Dr Richard Pool v GMC

[2014] EWHC 3791 (Admin)

Acting outside one’s expertise

The Facts

The appellant doctor (P) appealed against a decision by the GMC to suspend him from practice for three months. The suspension was made because P had been instructed to appear as an expert witness in a hearing about the psychiatric problems of a paramedic. He prepared a psychiatric report for a tribunal on the paramedic’s ability to practise. In the course of the hearing, an objection was taken to P’s ability to act as an expert psychiatrist to deal with the paramedic’s alleged impairment, which the tribunal upheld. As a result, P was subsequently the subject of misconduct allegations himself, arising from his appearance as an expert when not qualified to act.

The Decision

The panel found that P was not an expert in the relevant field (general adult psychiatry). It concluded that he had failed to restrict his opinion to areas where he had relevant expertise and or direct experience, and that he had given evidence on matters outside his professional competence.

P appealed to the GMC, challenging the panel’s findings that he was not an expert and that his report was inadequate because he had failed to give reasons for his opinions.

The GMC allowed the appeal, but only in part. In particular, it held that the panel before whom P had appeared was well aware and accepted that P might be equipped to act as an expert either by reason of their training or day-to-day experience, but it had not erred in concluding that P’s qualifications and training did not equip him to be an expert. He was not on the relevant specialist register, had not completed any higher professional training, and his experience as a clinician was limited to the care of offenders and others with similar needs in secure units.

The panel had also set out its reasons for deciding that P’s report was inadequate, including that there was no full explanation for his opinions. In particular, the report failed to address the specific questions over which P had been appointed, and it failed to provide adequate reasons for his conclusions. The panel had been entitled to regard P’s misconduct as serious. It was correct in finding that there was a strong public interest in ensuring that doctors did not act outside their competence, and that they did not put themselves forward as experts in areas in which they did not have adequate knowledge and expertise. P’s actions could have had drastic consequences for X as she could have lost her professional registration and career. The GMC therefore directed that P’s registration be subject to a condition that he should not accept instructions to act as an expert in fitness to practise proceedings for three months.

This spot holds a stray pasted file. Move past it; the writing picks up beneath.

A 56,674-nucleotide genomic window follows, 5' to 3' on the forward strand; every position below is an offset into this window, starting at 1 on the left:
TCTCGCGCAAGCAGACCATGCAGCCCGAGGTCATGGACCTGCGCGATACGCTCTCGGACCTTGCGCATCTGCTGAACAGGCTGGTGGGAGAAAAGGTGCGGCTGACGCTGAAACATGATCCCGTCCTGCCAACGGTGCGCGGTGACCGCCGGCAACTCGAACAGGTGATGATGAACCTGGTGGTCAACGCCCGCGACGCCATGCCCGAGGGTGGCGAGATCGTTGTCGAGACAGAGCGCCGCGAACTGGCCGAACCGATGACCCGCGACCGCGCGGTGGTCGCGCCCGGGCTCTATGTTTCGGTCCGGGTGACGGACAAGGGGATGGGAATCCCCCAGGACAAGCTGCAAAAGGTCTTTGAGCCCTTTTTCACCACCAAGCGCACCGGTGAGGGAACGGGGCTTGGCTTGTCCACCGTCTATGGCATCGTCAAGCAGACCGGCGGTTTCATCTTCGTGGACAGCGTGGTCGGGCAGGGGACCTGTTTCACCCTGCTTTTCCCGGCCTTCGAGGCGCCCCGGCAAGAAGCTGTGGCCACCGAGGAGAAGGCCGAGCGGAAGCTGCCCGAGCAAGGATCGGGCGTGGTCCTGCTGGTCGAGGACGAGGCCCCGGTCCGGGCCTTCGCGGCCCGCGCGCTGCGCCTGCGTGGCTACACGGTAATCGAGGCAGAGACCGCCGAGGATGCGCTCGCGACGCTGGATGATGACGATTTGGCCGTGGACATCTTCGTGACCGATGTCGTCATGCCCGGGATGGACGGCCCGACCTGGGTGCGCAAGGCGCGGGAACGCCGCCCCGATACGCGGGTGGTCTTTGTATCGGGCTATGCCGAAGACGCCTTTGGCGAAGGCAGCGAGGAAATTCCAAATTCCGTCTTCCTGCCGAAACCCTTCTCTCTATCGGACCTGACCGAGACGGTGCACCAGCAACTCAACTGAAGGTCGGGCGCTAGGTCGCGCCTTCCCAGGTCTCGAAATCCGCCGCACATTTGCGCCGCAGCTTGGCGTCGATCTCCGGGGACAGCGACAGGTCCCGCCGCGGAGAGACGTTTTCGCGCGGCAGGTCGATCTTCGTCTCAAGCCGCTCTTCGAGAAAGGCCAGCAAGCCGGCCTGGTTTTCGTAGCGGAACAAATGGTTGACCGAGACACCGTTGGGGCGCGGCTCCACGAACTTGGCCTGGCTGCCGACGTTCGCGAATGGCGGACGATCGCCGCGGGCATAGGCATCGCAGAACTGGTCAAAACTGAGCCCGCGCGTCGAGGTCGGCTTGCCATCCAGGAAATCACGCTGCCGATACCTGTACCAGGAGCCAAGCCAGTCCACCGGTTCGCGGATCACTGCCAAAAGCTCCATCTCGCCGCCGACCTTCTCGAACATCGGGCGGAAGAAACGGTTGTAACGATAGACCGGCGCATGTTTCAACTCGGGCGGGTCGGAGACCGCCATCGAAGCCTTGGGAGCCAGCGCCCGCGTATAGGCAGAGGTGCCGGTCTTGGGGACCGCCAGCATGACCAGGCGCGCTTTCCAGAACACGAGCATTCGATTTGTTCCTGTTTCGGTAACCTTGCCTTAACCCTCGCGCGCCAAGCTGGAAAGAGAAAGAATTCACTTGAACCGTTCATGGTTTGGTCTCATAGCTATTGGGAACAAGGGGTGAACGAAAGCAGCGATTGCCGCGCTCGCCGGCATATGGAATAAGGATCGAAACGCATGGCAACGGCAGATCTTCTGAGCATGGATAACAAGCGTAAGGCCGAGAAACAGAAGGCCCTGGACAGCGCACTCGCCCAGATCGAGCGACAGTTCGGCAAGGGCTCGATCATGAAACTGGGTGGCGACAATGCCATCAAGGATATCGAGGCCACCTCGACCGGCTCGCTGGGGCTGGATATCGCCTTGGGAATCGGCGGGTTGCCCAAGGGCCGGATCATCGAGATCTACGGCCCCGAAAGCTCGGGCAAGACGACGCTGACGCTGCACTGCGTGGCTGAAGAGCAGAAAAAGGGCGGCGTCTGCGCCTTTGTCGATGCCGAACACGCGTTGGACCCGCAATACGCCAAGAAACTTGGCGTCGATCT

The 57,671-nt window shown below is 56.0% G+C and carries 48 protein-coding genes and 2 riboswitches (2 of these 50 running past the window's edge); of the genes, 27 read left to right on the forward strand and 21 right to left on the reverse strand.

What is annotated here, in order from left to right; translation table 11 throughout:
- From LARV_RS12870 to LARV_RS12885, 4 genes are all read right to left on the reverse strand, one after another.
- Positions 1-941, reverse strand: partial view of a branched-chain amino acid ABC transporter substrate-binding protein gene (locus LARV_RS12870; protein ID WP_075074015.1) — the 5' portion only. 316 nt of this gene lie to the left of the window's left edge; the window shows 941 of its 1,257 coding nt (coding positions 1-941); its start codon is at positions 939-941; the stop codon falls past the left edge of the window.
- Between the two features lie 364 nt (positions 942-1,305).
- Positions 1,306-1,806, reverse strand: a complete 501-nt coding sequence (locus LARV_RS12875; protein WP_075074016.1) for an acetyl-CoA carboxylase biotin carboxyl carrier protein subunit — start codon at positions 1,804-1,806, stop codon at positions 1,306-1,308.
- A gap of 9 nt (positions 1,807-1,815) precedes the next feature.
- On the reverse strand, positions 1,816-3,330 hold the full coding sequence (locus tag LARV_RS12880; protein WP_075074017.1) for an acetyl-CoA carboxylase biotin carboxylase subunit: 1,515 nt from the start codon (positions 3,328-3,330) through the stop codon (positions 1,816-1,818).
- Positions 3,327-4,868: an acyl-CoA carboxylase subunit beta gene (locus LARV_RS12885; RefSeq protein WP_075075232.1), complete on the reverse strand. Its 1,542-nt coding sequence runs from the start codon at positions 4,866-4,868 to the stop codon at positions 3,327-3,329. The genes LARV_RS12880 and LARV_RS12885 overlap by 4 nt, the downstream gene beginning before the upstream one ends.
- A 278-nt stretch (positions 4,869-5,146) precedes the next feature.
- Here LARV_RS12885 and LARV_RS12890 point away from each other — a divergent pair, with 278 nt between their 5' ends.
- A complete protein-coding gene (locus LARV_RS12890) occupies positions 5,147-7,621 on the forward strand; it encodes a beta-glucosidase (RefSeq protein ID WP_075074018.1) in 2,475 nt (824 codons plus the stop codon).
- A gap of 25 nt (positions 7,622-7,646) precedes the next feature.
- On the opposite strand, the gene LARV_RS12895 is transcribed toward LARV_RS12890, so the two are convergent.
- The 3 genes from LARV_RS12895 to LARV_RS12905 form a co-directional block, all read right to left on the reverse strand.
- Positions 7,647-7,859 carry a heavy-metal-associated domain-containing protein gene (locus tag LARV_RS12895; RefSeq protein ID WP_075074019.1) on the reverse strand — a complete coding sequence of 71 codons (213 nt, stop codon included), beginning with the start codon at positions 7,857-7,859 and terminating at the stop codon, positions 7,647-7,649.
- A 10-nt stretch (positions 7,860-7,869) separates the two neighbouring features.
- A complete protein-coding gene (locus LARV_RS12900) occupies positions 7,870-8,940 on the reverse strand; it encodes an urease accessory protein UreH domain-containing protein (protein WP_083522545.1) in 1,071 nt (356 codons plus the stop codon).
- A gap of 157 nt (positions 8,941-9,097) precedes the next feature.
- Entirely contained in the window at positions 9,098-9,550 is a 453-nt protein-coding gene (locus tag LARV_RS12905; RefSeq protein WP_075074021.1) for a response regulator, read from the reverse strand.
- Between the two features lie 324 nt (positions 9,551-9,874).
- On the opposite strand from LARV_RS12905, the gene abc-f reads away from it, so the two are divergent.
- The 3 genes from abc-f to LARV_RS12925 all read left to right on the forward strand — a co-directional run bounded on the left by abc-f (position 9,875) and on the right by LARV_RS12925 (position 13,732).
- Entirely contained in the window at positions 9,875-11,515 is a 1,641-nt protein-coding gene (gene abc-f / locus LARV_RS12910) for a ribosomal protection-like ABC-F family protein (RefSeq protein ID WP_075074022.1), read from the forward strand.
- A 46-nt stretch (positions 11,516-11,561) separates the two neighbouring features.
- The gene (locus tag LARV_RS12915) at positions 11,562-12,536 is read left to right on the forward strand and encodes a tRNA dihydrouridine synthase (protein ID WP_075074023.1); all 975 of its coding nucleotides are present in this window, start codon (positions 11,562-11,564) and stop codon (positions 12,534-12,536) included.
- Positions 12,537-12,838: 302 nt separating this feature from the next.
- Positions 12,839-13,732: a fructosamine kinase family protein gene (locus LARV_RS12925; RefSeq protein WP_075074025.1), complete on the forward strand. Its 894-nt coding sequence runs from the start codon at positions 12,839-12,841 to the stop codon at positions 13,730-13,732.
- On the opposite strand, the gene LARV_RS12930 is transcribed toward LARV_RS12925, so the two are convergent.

A serious case with a serious outcome, and one which demonstrates the dangers of taking instructions outside of an expert’s direct field of expertise. P was obviously experienced, but not in dealing with persons such as X, and he also had not carried out the relevant training. In the circumstances, it is perhaps not surprising that P’s report also failed to answer the specific questions set. The consequences for X, the subject of his report, could have been disastrous, and in the circumstances it is not surprising that a suspension followed.

The reality of course is that experts are asked every day to report on issues when, perhaps, it is not always perfectly clear at the outset precisely what will be involved (although it seems unlikely that that is what happened to P here). It is important when taking on a new case to be sure that it something you are going to be happy drafting a report on and speaking to in court, and if not, to tell the legal team as quickly as possible. It is a rare problem that gets better for not being aired as soon as possible. It is likely, for example, that if P had thought carefully about whether he should really have taken the brief then it would have perhaps passed it on to someone with more direct experience.

As ever, identifying the key issues at the outset is the most important thing.

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